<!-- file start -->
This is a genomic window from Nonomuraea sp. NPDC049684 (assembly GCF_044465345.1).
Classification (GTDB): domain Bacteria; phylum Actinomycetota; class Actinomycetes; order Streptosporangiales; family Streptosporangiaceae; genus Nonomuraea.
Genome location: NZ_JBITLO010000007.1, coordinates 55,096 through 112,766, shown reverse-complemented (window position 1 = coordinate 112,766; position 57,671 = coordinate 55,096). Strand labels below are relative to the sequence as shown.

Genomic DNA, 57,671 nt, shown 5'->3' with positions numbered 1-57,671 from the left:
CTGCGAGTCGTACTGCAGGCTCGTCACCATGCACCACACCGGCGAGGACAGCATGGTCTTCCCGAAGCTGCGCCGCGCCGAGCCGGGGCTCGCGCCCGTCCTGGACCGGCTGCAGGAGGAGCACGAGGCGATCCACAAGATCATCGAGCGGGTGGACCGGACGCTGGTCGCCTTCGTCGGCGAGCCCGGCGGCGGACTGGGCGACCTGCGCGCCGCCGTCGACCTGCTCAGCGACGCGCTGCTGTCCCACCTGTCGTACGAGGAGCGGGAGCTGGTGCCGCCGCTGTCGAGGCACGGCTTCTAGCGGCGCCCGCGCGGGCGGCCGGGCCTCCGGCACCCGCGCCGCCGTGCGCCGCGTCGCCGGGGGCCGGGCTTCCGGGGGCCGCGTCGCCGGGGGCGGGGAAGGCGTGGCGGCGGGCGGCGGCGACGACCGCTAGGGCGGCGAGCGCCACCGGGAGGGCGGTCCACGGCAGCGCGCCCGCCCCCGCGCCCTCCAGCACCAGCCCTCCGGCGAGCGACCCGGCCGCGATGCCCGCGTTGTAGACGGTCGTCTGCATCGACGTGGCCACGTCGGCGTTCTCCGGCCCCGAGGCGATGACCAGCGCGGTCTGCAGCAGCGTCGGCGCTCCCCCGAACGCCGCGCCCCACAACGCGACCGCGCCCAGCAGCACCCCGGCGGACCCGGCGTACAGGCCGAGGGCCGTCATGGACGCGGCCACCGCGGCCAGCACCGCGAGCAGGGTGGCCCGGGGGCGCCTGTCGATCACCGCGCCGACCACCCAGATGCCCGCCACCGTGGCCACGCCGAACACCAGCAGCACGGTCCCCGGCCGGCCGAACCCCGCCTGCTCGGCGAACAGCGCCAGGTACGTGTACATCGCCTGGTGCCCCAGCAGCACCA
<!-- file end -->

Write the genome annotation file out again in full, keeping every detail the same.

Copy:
This is a genomic window from Nonomuraea sp. NPDC049684 (assembly GCF_044465345.1).
Classification (GTDB): domain Bacteria; phylum Actinomycetota; class Actinomycetes; order Streptosporangiales; family Streptosporangiaceae; genus Nonomuraea.
Genome location: NZ_JBITLO010000007.1, coordinates 55,096 through 112,766, shown reverse-complemented (window position 1 = coordinate 112,766; position 57,671 = coordinate 55,096). Strand labels below are relative to the sequence as shown.

Genomic DNA, 57,671 nt, shown 5'->3' with positions numbered 1-57,671 from the left:
CTGCGAGTCGTACTGCAGGCTCGTCACCATGCACCACACCGGCGAGGACAGCATGGTCTTCCCGAAGCTGCGCCGCGCCGAGCCGGGGCTCGCGCCCGTCCTGGACCGGCTGCAGGAGGAGCACGAGGCGATCCACAAGATCATCGAGCGGGTGGACCGGACGCTGGTCGCCTTCGTCGGCGAGCCCGGCGGCGGACTGGGCGACCTGCGCGCCGCCGTCGACCTGCTCAGCGACGCGCTGCTGTCCCACCTGTCGTACGAGGAGCGGGAGCTGGTGCCGCCGCTGTCGAGGCACGGCTTCTAGCGGCGCCCGCGCGGGCGGCCGGGCCTCCGGCACCCGCGCCGCCGTGCGCCGCGTCGCCGGGGGCCGGGCTTCCGGGGGCCGCGTCGCCGGGGGCGGGGAAGGCGTGGCGGCGGGCGGCGGCGACGACCGCTAGGGCGGCGAGCGCCACCGGGAGGGCGGTCCACGGCAGCGCGCCCGCCCCCGCGCCCTCCAGCACCAGCCCTCCGGCGAGCGACCCGGCCGCGATGCCCGCGTTGTAGACGGTCGTCTGCATCGACGTGGCCACGTCGGCGTTCTCCGGCCCCGAGGCGATGACCAGCGCGGTCTGCAGCAGCGTCGGCGCTCCCCCGAACGCCGCGCCCCACAACGCGACCGCGCCCAGCAGCACCCCGGCGGACCCGGCGTACAGGCCGAGGGCCGTCATGGACGCGGCCACCGCGGCCAGCACCGCGAGCAGGGTGGCCCGGGGGCGCCTGTCGATCACCGCGCCGACCACCCAGATGCCCGCCACCGTGGCCACGCCGAACACCAGCAGCACGGTCCCCGGCCGGCCGAACCCCGCCTGCTCGGCGAACAGCGCCAGGTACGTGTACATCGCCTGGTGCCCCAGCAGCACCA